Sunday, February 14, 2016

The "capabilities" approach to libertarianism

I have some issues with an idea I read called the capabilities approach to libertarianism. This approach argues that libertarianism has to make some concessions to the general welfare. I don't actually disagree but I do disagree on where those concessions need to be made.

A quote from Paul Crider, the author of a paper on this subject, right at the beginning of the paper: 
Consider a world where enforcement of property rights is perfect and government violence is minimal, but where all the property is owned by a rich, cohesive majority group, large enough to function economically on its own. Further, members of the majority loathe the minority group, and uniformly refuse to sell or lease them property; neither will they employ them except perhaps for dangerous or degrading jobs for exploitative wages; neither will they educate them in their first class schools.
Although this hypothetical supports his conclusion that the government needs to step in and protect the rights of the hypothetical minority, the problem is that he starts the argument with an (extremely) unlikely hypothetical in order to justify massive government intervention into what must ultimately be all aspects of people's lives.

Oh, and hey, before you get all "but America and slavery" on me, it was government that maintained the status quo when it came to slavery.  It was the government who paid to track down your fugitive slaves, it was government who prevented you from freeing your slaves if you wanted to, it was government who prohibited freed blacks from living freely, in short, it was government that made slavery possible for so many years.  Had it not been for the government slavery would have collapsed under its own weight long before it did.

Jim Crow?  Oh wait, government.  It was illegal for you to serve blacks in the front of your restaurant, even if you wanted to.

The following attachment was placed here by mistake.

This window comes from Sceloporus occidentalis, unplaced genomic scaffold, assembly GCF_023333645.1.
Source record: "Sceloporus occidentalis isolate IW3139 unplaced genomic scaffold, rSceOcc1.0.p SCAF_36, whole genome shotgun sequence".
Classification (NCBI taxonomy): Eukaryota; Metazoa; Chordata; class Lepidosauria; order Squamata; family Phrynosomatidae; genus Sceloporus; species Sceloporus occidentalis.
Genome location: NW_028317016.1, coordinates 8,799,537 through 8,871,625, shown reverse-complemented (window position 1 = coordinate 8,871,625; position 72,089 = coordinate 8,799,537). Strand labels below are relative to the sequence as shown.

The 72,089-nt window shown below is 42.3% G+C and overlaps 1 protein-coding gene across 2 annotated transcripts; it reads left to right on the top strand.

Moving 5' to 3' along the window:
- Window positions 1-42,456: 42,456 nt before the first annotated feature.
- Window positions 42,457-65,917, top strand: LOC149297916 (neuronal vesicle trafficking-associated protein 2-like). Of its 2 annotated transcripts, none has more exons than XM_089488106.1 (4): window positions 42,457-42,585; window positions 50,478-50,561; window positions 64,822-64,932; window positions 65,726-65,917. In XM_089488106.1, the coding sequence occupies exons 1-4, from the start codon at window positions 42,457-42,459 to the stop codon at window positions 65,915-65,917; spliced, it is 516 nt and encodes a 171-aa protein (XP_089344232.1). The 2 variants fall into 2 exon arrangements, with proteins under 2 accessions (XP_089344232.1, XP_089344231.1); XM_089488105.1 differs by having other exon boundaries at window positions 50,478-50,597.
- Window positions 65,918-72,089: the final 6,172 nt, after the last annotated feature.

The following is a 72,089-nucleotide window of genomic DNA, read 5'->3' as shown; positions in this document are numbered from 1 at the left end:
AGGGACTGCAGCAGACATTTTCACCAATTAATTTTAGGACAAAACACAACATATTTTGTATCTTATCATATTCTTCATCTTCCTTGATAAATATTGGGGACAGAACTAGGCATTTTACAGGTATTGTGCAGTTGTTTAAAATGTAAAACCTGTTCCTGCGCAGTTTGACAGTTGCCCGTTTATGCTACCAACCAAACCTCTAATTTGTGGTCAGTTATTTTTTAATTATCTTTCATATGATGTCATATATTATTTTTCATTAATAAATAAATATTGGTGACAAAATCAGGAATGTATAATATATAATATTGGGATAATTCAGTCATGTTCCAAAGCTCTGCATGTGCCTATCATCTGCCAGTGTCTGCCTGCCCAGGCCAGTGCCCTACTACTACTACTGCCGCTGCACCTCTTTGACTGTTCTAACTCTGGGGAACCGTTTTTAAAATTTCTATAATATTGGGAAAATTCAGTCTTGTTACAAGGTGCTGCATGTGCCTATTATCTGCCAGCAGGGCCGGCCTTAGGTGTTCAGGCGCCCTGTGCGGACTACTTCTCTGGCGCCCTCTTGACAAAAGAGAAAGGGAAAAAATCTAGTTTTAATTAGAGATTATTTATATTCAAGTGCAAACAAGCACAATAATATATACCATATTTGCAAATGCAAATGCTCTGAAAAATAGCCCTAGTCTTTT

The reality is that absent government these atrocities would not have lasted nearly as long as they did.

I have issues with an argument that starts with such an extreme posit in order to justify an argument.  If the argument is valid, it shouldn't need a starting point so far outside what actually exists in order to justify it. In a world with less government interference in our personal lives (the protection from force and from fraud is a good starting point) some individuals may find that they have more difficulty accessing some services, but I happen to believe that the majority of people would not allow that to happen merely by their individual actions, not at the point of a gun and by the power of the police state.  Crider's argument rationally leads to our current situation whereby people who attempt to exercise their powers of conscience are deprived of their means to make a living and of their own rights to free action and association, if that exercise does not fit within the current paradigm (I think here of the current move to prevent Christians from refusing to serve at gay weddings, even when there are plenty of alternative service providers, and even in hypothetical situations that are also unlikely to arise).

When you allow a select group of people a monopoly on violence, regardless of how that group is chose, you give them the power to impose the views of whoever manages to grasp controls of the reins of that power. This is a dangerous road to go down and one in which we see all too well the end result since we are there.  Justifying the current regime on libertarian principles (yet claiming that we just need less of it) is not a libertarian idea.

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